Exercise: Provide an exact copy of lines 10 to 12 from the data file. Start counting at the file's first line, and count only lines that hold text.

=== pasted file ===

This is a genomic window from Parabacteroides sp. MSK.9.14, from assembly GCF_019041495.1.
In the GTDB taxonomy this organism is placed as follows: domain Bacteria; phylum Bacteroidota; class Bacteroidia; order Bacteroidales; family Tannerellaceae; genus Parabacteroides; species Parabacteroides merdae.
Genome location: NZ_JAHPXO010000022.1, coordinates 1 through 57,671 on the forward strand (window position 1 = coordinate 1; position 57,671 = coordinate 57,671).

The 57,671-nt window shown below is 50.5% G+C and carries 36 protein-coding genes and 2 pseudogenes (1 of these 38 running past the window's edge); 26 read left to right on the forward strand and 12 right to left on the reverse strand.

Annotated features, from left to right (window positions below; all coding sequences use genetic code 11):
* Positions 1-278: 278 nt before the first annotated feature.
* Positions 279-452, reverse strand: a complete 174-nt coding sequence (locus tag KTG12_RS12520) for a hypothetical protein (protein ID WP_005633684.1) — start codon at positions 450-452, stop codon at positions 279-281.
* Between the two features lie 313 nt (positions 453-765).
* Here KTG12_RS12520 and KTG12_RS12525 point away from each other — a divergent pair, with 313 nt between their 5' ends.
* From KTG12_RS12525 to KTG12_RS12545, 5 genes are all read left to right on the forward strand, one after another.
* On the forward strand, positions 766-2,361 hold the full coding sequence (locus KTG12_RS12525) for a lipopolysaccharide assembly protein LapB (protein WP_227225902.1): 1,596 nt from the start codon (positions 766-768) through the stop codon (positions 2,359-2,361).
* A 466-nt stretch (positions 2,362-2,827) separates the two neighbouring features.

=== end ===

* From KTG12_RS12525 to KTG12_RS12545, 5 genes are all read left to right on the forward strand, one after another.
* On the forward strand, positions 766-2,361 hold the full coding sequence (locus KTG12_RS12525) for a lipopolysaccharide assembly protein LapB (protein WP_227225902.1): 1,596 nt from the start codon (positions 766-768) through the stop codon (positions 2,359-2,361).
* A 466-nt stretch (positions 2,362-2,827) separates the two neighbouring features.